Monday, January 30, 2012
Velocity of Capillary Blood Flow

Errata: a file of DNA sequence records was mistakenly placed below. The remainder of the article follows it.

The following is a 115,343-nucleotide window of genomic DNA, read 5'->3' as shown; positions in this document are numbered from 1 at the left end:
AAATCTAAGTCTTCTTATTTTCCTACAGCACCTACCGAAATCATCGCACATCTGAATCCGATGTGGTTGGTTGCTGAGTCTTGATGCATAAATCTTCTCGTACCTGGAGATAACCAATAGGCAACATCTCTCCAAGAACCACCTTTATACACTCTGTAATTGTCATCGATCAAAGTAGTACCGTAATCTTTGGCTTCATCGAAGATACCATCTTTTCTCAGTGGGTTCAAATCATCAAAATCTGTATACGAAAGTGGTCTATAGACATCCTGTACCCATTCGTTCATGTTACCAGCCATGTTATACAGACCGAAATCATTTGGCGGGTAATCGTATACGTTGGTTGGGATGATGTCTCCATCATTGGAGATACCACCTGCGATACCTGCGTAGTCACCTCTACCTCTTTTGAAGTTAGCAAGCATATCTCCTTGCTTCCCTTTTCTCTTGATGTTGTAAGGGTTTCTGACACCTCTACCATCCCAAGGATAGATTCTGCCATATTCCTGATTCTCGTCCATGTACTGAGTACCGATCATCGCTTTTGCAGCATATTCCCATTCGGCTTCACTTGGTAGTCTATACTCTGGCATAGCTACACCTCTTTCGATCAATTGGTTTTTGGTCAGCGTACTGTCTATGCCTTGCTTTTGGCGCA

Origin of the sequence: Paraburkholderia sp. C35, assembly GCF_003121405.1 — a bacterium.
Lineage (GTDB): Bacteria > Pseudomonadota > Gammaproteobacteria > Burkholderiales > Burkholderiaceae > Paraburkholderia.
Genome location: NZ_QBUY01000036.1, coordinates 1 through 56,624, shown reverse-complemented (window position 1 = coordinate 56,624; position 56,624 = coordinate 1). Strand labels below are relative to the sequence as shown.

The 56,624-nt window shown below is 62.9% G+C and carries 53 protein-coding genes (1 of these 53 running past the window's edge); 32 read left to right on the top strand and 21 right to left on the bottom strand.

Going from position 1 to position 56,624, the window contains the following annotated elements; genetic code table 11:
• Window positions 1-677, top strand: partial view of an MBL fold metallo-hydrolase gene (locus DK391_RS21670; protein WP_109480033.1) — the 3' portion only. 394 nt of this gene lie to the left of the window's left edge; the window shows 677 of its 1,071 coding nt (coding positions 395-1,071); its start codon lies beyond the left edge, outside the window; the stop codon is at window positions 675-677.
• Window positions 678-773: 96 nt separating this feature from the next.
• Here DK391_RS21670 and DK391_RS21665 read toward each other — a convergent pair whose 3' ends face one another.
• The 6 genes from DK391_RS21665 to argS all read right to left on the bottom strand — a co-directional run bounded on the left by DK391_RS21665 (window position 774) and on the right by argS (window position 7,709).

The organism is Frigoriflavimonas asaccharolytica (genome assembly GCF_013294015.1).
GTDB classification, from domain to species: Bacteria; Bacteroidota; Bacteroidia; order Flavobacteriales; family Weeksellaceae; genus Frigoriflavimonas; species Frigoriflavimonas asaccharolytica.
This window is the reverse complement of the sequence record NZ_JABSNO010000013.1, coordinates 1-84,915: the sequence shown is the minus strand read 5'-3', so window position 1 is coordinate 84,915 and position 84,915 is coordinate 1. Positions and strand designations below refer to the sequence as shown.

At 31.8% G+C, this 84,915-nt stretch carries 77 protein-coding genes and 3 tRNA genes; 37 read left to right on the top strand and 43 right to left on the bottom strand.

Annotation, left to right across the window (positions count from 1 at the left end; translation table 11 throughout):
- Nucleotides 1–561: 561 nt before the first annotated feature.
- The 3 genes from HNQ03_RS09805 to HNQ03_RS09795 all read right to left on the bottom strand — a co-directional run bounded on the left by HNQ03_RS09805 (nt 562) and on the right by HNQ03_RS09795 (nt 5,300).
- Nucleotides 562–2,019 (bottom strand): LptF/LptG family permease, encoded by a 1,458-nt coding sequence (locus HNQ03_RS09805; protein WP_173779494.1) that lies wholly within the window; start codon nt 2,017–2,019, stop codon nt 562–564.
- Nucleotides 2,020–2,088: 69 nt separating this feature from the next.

When a continuous stream moves through consecutive sets of tubes, the velocity of flow decreases as the sum of the cross-sectional areas of the tubes increases. This is precisely the case in the cardiovascular system. The blood velocity is very great in the aorta, slows progressively in the arteries and arterioles, and then slows markedly as the blood passes through the huge cross-sectional area of the capillaries. Slow forward flow through the capillaries maximizes the time available for substances to exchange between the blood and interstitial fluid. The velocity of flow then progressively increases in the venules and veins because the cross-sectional area decreases. To reemphasize, flow velocity is not dependent on proximity to the heart but rather on total cross-sectional area of the vessel type. The cross-sectional area of the capillaries accounts for another important feature of capillaries: Because each capillary is very narrow, it offers considerable resistance to flow, but the huge total number of capillaries provides such a large cross-sectional area that the total resistance of all the capillaries is much less than that of the arterioles.